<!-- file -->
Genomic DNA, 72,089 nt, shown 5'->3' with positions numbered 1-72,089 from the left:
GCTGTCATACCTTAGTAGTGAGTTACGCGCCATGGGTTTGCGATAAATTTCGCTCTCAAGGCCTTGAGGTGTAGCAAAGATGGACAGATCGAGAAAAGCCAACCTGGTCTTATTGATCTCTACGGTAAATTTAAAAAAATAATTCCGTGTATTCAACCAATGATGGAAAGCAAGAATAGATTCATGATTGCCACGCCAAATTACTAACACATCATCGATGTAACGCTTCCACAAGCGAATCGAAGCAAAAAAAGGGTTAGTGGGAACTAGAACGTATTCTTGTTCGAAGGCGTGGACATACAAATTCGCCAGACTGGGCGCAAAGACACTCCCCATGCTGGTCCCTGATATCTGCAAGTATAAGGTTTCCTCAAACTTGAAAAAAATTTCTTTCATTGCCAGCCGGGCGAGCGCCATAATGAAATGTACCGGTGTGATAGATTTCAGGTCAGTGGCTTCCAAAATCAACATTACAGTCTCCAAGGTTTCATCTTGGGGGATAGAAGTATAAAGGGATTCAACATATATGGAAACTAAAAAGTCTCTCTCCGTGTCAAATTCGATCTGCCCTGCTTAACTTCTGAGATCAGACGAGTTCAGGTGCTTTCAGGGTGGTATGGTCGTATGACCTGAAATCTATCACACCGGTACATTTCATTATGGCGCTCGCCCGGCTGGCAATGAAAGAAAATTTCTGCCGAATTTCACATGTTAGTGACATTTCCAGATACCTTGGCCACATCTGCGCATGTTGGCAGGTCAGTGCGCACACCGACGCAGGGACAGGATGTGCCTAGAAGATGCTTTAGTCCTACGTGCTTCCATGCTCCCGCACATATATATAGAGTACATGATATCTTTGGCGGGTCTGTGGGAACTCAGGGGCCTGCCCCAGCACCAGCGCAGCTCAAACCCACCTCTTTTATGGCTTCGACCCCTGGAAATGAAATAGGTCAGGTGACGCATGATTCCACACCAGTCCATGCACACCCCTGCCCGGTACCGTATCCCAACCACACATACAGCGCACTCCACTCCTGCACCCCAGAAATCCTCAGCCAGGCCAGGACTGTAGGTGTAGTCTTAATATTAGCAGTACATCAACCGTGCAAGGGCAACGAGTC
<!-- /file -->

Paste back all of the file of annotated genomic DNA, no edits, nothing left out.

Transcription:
Genomic DNA, 72,089 nt, shown 5'->3' with positions numbered 1-72,089 from the left:
GCTGTCATACCTTAGTAGTGAGTTACGCGCCATGGGTTTGCGATAAATTTCGCTCTCAAGGCCTTGAGGTGTAGCAAAGATGGACAGATCGAGAAAAGCCAACCTGGTCTTATTGATCTCTACGGTAAATTTAAAAAAATAATTCCGTGTATTCAACCAATGATGGAAAGCAAGAATAGATTCATGATTGCCACGCCAAATTACTAACACATCATCGATGTAACGCTTCCACAAGCGAATCGAAGCAAAAAAAGGGTTAGTGGGAACTAGAACGTATTCTTGTTCGAAGGCGTGGACATACAAATTCGCCAGACTGGGCGCAAAGACACTCCCCATGCTGGTCCCTGATATCTGCAAGTATAAGGTTTCCTCAAACTTGAAAAAAATTTCTTTCATTGCCAGCCGGGCGAGCGCCATAATGAAATGTACCGGTGTGATAGATTTCAGGTCAGTGGCTTCCAAAATCAACATTACAGTCTCCAAGGTTTCATCTTGGGGGATAGAAGTATAAAGGGATTCAACATATATGGAAACTAAAAAGTCTCTCTCCGTGTCAAATTCGATCTGCCCTGCTTAACTTCTGAGATCAGACGAGTTCAGGTGCTTTCAGGGTGGTATGGTCGTATGACCTGAAATCTATCACACCGGTACATTTCATTATGGCGCTCGCCCGGCTGGCAATGAAAGAAAATTTCTGCCGAATTTCACATGTTAGTGACATTTCCAGATACCTTGGCCACATCTGCGCATGTTGGCAGGTCAGTGCGCACACCGACGCAGGGACAGGATGTGCCTAGAAGATGCTTTAGTCCTACGTGCTTCCATGCTCCCGCACATATATATAGAGTACATGATATCTTTGGCGGGTCTGTGGGAACTCAGGGGCCTGCCCCAGCACCAGCGCAGCTCAAACCCACCTCTTTTATGGCTTCGACCCCTGGAAATGAAATAGGTCAGGTGACGCATGATTCCACACCAGTCCATGCACACCCCTGCCCGGTACCGTATCCCAACCACACATACAGCGCACTCCACTCCTGCACCCCAGAAATCCTCAGCCAGGCCAGGACTGTAGGTGTAGTCTTAATATTAGCAGTACATCAACCGTGCAAGGGCAACGAGTC